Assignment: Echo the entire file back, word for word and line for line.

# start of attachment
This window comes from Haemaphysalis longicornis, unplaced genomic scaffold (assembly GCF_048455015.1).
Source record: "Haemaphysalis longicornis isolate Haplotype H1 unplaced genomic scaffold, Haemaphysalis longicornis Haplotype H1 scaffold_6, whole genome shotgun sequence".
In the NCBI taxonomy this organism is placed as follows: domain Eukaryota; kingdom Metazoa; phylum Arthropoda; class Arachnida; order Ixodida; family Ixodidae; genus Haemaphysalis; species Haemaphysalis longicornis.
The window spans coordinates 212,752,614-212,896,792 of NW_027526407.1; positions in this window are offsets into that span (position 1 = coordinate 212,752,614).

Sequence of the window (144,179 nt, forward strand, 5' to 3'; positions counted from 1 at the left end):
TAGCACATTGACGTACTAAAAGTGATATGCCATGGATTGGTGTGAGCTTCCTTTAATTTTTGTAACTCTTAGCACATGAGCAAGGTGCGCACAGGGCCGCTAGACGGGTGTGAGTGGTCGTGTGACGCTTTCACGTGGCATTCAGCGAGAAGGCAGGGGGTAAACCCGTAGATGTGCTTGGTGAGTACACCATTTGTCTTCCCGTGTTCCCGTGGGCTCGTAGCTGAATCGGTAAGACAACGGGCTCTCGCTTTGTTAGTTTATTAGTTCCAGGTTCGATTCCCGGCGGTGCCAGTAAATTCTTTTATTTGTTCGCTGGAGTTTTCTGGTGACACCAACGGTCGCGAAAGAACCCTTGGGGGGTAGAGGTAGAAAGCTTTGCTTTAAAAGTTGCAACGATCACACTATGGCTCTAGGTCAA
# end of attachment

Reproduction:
This window comes from Haemaphysalis longicornis, unplaced genomic scaffold (assembly GCF_048455015.1).
Source record: "Haemaphysalis longicornis isolate Haplotype H1 unplaced genomic scaffold, Haemaphysalis longicornis Haplotype H1 scaffold_6, whole genome shotgun sequence".
In the NCBI taxonomy this organism is placed as follows: domain Eukaryota; kingdom Metazoa; phylum Arthropoda; class Arachnida; order Ixodida; family Ixodidae; genus Haemaphysalis; species Haemaphysalis longicornis.
The window spans coordinates 212,752,614-212,896,792 of NW_027526407.1; positions in this window are offsets into that span (position 1 = coordinate 212,752,614).

Sequence of the window (144,179 nt, forward strand, 5' to 3'; positions counted from 1 at the left end):
TAGCACATTGACGTACTAAAAGTGATATGCCATGGATTGGTGTGAGCTTCCTTTAATTTTTGTAACTCTTAGCACATGAGCAAGGTGCGCACAGGGCCGCTAGACGGGTGTGAGTGGTCGTGTGACGCTTTCACGTGGCATTCAGCGAGAAGGCAGGGGGTAAACCCGTAGATGTGCTTGGTGAGTACACCATTTGTCTTCCCGTGTTCCCGTGGGCTCGTAGCTGAATCGGTAAGACAACGGGCTCTCGCTTTGTTAGTTTATTAGTTCCAGGTTCGATTCCCGGCGGTGCCAGTAAATTCTTTTATTTGTTCGCTGGAGTTTTCTGGTGACACCAACGGTCGCGAAAGAACCCTTGGGGGGTAGAGGTAGAAAGCTTTGCTTTAAAAGTTGCAACGATCACACTATGGCTCTAGGTCAA